Wednesday, August 11, 2010

Wilson v. Brown (Cal. Ct. App. - Aug. 10, 2010)

Sometimes you wonder how a trial court can get something so wrong. Like here.

Party A sends requests for admission to Party B, which denies them. Party A then wins at trial, and seeks cost of proof sanctions against both Party B as well as B's counsel for all the attorney's fees A incurred after the RFAs were sent. The trial court grants the motion.

Two problems. First, it's crystal clear you can only award cost of proof sanctions against a party, not its counsel. Second, in this particular case, some of the fee award was obviously improper -- like fees for attending a mediation, which hardly entails the cost of "proving" something at trial -- and Party B clearly had a basis for denying at least some of the RFAs even though B eventually lost.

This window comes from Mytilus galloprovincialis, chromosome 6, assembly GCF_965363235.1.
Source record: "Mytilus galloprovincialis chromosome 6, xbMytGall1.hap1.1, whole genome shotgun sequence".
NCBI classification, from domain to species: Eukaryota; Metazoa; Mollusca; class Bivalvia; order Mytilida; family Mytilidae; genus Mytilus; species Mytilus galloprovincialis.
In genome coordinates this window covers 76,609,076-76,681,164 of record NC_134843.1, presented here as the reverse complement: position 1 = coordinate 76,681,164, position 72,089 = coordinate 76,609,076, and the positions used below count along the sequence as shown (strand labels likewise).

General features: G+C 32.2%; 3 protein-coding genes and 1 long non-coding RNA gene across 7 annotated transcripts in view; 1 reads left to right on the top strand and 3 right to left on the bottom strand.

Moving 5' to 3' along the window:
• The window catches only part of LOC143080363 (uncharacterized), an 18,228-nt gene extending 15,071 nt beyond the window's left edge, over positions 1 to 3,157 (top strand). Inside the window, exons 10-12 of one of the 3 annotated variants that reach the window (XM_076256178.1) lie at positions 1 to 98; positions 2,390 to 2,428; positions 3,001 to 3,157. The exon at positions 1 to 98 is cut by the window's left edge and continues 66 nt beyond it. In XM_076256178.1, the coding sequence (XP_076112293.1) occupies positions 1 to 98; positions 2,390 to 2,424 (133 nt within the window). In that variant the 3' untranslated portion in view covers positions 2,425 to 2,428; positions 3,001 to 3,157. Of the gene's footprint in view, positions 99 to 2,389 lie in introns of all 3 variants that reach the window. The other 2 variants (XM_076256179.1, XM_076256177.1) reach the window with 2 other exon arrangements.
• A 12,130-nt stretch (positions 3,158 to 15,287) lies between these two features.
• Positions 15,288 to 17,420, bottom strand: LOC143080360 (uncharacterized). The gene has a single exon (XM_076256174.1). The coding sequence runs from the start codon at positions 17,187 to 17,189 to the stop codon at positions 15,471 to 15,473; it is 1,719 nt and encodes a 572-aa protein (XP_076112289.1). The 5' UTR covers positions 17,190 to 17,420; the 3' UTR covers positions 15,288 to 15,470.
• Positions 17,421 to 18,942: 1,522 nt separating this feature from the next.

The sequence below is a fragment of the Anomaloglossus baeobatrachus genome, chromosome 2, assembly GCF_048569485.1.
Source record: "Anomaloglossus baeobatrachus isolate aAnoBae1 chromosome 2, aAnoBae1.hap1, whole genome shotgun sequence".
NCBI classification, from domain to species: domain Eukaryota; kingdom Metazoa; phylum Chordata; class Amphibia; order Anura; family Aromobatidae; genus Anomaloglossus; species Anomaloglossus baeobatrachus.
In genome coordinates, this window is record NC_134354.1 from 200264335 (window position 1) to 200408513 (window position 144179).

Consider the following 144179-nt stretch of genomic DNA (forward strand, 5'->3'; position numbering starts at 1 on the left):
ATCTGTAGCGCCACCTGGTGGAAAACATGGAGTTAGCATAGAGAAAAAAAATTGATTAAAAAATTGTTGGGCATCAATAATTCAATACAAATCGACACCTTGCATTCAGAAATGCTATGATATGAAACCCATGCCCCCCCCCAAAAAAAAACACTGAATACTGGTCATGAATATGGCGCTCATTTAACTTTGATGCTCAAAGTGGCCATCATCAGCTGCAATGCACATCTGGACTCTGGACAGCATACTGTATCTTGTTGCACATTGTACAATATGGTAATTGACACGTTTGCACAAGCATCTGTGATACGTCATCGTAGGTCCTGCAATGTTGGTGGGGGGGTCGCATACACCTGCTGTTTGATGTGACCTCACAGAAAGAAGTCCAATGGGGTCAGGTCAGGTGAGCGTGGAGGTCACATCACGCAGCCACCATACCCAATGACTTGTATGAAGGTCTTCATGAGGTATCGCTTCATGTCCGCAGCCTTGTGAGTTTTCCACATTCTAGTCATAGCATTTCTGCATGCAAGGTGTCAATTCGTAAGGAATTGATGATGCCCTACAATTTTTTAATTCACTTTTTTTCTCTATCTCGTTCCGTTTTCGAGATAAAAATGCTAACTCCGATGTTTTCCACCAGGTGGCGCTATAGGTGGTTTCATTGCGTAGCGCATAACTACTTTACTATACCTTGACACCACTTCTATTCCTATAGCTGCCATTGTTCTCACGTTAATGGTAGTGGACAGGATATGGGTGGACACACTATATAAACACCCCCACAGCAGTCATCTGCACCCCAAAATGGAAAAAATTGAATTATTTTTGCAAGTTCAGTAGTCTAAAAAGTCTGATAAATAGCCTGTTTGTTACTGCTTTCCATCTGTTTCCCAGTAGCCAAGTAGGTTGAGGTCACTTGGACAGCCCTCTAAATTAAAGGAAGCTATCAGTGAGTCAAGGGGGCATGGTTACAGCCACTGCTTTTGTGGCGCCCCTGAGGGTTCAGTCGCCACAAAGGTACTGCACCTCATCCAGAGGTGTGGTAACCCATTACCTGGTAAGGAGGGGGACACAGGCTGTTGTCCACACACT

So the Court of Appeal appropriately remands.

Admittedly, counsel for Party B below is partially to blame as well. He didn't specifically object to the request for fees against counsel, didn't show up at the hearing, and only spent a page and a half arguing that his denials were unjustified. Personally, if someone filed a motion asking for cost of proof sanctions of $50,000+ against me, I'd take the motion a bit more seriously.

Still, the trial court got this one wrong, and the Court of Appeal properly steps in. Justice. Albeit a bit delayed and full of unnecessary transaction costs.